Tuesday, October 29, 2019

Montana Supreme Court Strikes Down Missoula Gun Control Scheme

Montana has a strong preemption law to protect the right to keep and bear arms in Montana, and to maintain uniform firearms laws across the state. It is straightforward and easy to understand. From mt.gov:
45-8-351. Restriction on local government regulation of firearms. (1) Except as provided in subsection (2), a county, city, town, consolidated local government, or other local government unit may not prohibit, register, tax, license, or regulate the purchase, sale or other transfer (including delay in purchase, sale, or other transfer), ownership, possession, transportation, use, or unconcealed carrying of any weapon, including a rifle, shotgun, handgun, or concealed handgun.
There are two exceptions to the law: 
     (2) (a) For public safety purposes, a city or town may regulate the discharge of rifles, shotguns, and handguns. A county, city, town, consolidated local government, or other local government unit has power to prevent and suppress the carrying of concealed or unconcealed weapons to a public assembly, publicly owned building, park under its jurisdiction, or school, and the possession of firearms by convicted felons, adjudicated mental incompetents, illegal aliens, and minors.
Missoula is home to the University of Montana. It represents the far left politics in the state.  In Missoula, in 2018, the Democrat candidate for Senate received 41,688 votes. The Republican candidate received 18,631 votes, about 31%. Statewide, the Republican candidate received 46%.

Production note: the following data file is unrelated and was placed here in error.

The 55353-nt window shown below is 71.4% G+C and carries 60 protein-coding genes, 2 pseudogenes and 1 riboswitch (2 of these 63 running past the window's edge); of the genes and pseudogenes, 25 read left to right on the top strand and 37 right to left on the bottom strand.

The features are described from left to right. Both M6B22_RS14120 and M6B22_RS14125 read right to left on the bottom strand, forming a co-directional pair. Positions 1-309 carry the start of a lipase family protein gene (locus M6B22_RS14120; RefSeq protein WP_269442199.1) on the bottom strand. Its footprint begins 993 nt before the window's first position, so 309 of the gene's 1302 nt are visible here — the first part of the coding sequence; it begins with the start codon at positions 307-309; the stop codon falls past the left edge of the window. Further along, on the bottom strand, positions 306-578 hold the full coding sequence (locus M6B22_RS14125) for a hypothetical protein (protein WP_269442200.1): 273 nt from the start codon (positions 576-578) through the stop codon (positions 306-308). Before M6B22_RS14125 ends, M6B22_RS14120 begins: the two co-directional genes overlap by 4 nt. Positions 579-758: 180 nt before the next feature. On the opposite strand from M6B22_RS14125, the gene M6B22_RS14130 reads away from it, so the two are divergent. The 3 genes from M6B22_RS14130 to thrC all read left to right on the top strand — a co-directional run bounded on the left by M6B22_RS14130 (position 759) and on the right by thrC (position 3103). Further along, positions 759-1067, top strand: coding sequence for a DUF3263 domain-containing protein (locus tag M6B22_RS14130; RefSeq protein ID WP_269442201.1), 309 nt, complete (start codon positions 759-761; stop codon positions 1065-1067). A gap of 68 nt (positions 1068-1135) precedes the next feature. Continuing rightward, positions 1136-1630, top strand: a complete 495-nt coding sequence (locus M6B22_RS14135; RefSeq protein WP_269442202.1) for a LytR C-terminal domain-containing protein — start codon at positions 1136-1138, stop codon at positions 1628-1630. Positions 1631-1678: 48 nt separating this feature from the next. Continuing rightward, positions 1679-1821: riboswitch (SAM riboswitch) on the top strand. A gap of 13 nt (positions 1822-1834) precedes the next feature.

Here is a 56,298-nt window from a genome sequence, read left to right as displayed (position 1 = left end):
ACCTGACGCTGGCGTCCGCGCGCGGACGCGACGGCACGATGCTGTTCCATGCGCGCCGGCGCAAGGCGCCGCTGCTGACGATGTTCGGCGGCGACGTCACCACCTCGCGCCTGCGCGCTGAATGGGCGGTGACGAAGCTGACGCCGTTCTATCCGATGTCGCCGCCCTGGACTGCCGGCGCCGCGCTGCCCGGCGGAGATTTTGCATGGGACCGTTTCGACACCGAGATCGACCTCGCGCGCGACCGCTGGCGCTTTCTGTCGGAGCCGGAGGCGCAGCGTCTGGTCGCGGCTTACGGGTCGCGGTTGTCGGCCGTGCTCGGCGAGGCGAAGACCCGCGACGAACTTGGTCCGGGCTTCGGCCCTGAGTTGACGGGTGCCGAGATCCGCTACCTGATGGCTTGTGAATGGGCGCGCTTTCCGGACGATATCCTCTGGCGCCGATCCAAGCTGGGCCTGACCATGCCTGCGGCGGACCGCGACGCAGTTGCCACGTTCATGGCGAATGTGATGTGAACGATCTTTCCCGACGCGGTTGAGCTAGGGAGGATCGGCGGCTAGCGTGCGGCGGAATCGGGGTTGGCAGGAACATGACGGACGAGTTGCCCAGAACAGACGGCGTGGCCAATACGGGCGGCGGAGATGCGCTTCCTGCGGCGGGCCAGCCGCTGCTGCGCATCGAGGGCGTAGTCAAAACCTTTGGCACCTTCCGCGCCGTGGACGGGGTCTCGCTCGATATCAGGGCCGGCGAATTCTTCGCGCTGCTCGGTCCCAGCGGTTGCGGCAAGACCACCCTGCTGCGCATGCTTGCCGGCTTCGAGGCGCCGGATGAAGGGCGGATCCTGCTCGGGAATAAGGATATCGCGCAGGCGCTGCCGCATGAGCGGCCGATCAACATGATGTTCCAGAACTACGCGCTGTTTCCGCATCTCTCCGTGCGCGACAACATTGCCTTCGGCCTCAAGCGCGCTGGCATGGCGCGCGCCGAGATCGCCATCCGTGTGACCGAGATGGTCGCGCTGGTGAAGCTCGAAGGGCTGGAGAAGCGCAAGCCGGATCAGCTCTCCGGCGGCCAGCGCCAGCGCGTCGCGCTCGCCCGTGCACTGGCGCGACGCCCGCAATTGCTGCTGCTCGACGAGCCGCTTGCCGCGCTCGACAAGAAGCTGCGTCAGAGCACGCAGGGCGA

In 2016, the City of Missoula passed an ordinace to require private sales of firearms to be approved by the government. As I wrote in 2016:

Last year the City Attorney claimed that a background check law was exempted under paragraph 2, that allows a city to prohibit possession "by convicted felons, adjudicated mental incompetents, illegal aliens, and minors".  

But the law does not prohibit possession.  It requires private purchasers to submit to a background check, directly regulating the sale of firearms. The ordinance claims it has the authority to "prevent and suppress" possession of firearms by prohibited possessors. From the ordinance(pdf):

9.60.010 Purpose and Intent.
This ordinance is adopted pursuant to the statutorypowers explicitly granted to Montana local governments pursuant to subsection 45-8-351(2) MCA for public safety purposes to prevent and suppress the possession of firearms by convicted felons, adjudicated mental incompetents illegal aliens, and minors in order to ensure that background checks generally occur with respect to firearm ownership transfers as a prevention mechanism to serve as a deterrent to convicted felons, adjudicated mental incompetents illegal aliens and minors unlawfully obtaining possession of firearms.
The State Attorney General wrote an opinion that the ordinance violated the preemption law.  The City passed it anyway. It was challenged in court. In an amazing display of judicial activism, the District Court Judge,  Robert Deschamps, proclaimed the law to be acceptable.

The law was appealed to the Supreme Court, which found it to be in violation of the preemption ordinance. From the opinion: